In article <3l2808$n9d at cisunix1.dfci.harvard.edu>,
<york at mbcrr.dfci.harvard.edu> writes:
> Xref: news2.new-york.net bionet.virology:1315
> From: york at mbcrr.dfci.harvard.edu (Ian A. York)
> Newsgroups: bionet.virology
> Subject: Re: Anti-Serum to Virus?
> Date: 25 Mar 1995 23:12:08 GMT
> Organization: Dana-Farber Cancer Institute
> Lines: 37
> Message-ID: <3l2808$n9d at cisunix1.dfci.harvard.edu>
> References: <3knlk4$bta at news.acns.nwu.edu>
<NEWTNews.31767.796116733.grenard at herpmed.com> <3l24vg$8c0 at moe.cc.emory.edu>
> NNTP-Posting-Host: mbcrr.harvard.edu
>> In article <3l24vg$8c0 at moe.cc.emory.edu> pkrug at moe.cc.emory.edu (Peter
William Krug) writes:
> >grenard at herpmed.com wrote:
> >: I believe that antibodies can be harvested from the sera of infected
> >: individuals, concentrated and then administered to victims to fight
> >Wouldn't the antibodies be anti-idiotypic? For example, If the monkey's
> >ab to the virus were injected into a human, wouldn't the human's immune
> >system mount a response against these foriegn ab's? Are humans that close
> >to any monkey to be able to accept the ab?
>> Yes and no. Following the injection, there will be an
> anti-antiserum response. That is slow enough that the original antiserum
> injected in can perform its work - remember that the human will be
> raising a primary response. The response will predominately not be
> anti-idiotype, though; the bulk of the response will be directed against
> those components of the constant region that differ between species.
> Mouse monoclonals are used in some human therapeutic work - at
> least exerimentally - and I believe that traditional anti-tetanus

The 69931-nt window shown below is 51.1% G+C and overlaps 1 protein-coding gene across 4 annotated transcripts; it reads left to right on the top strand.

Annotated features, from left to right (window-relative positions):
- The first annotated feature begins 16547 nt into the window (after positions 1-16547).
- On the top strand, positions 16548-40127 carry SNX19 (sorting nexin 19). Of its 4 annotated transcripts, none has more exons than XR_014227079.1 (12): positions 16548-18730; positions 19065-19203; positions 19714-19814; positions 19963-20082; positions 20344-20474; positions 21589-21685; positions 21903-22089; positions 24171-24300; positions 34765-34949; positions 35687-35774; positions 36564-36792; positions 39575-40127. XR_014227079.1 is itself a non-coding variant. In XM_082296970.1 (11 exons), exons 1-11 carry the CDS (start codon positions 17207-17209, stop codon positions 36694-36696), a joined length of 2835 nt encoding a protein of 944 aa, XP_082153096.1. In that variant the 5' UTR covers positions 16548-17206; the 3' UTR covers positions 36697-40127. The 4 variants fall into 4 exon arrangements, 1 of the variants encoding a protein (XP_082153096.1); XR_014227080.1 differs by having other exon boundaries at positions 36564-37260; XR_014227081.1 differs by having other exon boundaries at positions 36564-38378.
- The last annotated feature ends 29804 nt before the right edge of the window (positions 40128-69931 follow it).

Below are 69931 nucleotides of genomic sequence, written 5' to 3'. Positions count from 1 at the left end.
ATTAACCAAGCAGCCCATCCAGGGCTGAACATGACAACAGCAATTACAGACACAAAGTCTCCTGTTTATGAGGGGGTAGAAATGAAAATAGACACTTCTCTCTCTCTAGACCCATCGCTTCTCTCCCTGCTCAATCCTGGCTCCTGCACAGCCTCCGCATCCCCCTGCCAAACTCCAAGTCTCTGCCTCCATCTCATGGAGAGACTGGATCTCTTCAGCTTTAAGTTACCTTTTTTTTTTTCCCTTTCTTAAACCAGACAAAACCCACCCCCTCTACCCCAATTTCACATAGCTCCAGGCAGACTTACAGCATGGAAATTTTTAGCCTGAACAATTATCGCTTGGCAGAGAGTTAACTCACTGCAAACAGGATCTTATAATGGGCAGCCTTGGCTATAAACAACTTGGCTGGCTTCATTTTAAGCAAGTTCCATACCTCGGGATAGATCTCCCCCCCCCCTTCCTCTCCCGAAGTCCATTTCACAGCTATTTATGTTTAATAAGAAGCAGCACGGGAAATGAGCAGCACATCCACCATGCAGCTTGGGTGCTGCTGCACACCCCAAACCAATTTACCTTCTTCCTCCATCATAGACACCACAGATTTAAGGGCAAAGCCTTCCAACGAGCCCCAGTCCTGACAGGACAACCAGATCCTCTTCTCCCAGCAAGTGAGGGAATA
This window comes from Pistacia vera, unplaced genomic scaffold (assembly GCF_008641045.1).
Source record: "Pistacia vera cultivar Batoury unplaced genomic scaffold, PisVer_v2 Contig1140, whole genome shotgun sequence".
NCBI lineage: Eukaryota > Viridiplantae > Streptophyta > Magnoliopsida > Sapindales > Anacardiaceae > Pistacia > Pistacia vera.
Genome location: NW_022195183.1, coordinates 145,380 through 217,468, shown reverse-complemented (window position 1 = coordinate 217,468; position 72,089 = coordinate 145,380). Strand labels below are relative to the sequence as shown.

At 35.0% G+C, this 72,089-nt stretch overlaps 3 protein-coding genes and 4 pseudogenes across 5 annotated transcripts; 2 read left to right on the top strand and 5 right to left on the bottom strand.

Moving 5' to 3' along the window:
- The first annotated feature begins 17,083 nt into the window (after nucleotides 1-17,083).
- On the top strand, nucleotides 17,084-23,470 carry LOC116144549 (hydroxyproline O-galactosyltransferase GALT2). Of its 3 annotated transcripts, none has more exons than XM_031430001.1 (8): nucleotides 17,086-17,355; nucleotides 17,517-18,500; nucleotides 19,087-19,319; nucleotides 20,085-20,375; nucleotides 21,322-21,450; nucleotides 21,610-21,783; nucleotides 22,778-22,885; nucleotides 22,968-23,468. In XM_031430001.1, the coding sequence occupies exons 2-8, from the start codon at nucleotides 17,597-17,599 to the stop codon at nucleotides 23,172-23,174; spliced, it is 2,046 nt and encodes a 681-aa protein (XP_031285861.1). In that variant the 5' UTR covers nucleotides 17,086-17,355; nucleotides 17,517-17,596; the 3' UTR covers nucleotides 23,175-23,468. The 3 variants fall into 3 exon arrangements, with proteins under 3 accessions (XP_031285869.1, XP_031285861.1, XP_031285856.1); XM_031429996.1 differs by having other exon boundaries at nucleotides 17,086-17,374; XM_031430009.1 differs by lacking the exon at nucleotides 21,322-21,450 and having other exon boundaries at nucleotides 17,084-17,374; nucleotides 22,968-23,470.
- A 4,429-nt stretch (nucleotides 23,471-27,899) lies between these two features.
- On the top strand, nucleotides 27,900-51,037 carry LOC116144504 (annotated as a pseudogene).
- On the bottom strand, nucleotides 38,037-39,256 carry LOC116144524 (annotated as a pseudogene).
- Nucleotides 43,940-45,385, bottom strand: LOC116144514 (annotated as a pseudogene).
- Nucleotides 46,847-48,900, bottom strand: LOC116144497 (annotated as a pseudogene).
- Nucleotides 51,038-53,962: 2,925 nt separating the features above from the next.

> antiserum was raised in horses - perhaps the same is true for rabies as
> well, though I'm not sure about that. To emphasize what is probably
> obvious, you don't want to get two exposures to this sort of thing - you
> have a reasonable chance of undergoing anaphylactic shock on the second
> massive exposure to the foreign antiserum.
> There are some differences in the secondary effects of the
> foreign antibodies, which others can probably handle better than I - I
> think that mouse antibodies don't do much for the human complement
> system, for example.
> Ian York (york at mbcrr.harvard.edu)
> Dana-Farber Cancer Institute, 44 Binney St., Boston MA 02115
> Phone (617)-632-3921 Fax (617)-632-2627
>>There are antiserums raised from animals against tetanus and snakebite
that are farther removed from humans than primates: horses, goats,
sheep to name a few. It is my understanding that such antibody preparations
can be purified by running the material through an affinity column.
Recently a company in Wisconsin has sucessfully made anti-sera against
snake venoms from chicken eggs by injecting the hens with non-lethal
doses of snake venom and recovering the antibodies from the eggs.
The real unbelievable part of the film Outbreak, which started this
conversation, was Dustin's Hoffman's (aka Dr Daniels) luck in finding a
single escaped cotton-topped marmoset running around the woods of
Northern California. Of course it helped that he had a virologist
with him that knew how to fly a chopper and could outfly the army's most
experienced fighter pilots who were trying to bring them down. Top that
off with getting sucessfully back to a mobile field lab in the middle
of the town where the epidemic was occuring and manufacturing in a few hours
enough serum to cure the entire town! Boy thats what I call unbelievable.
Makes you proud don't it?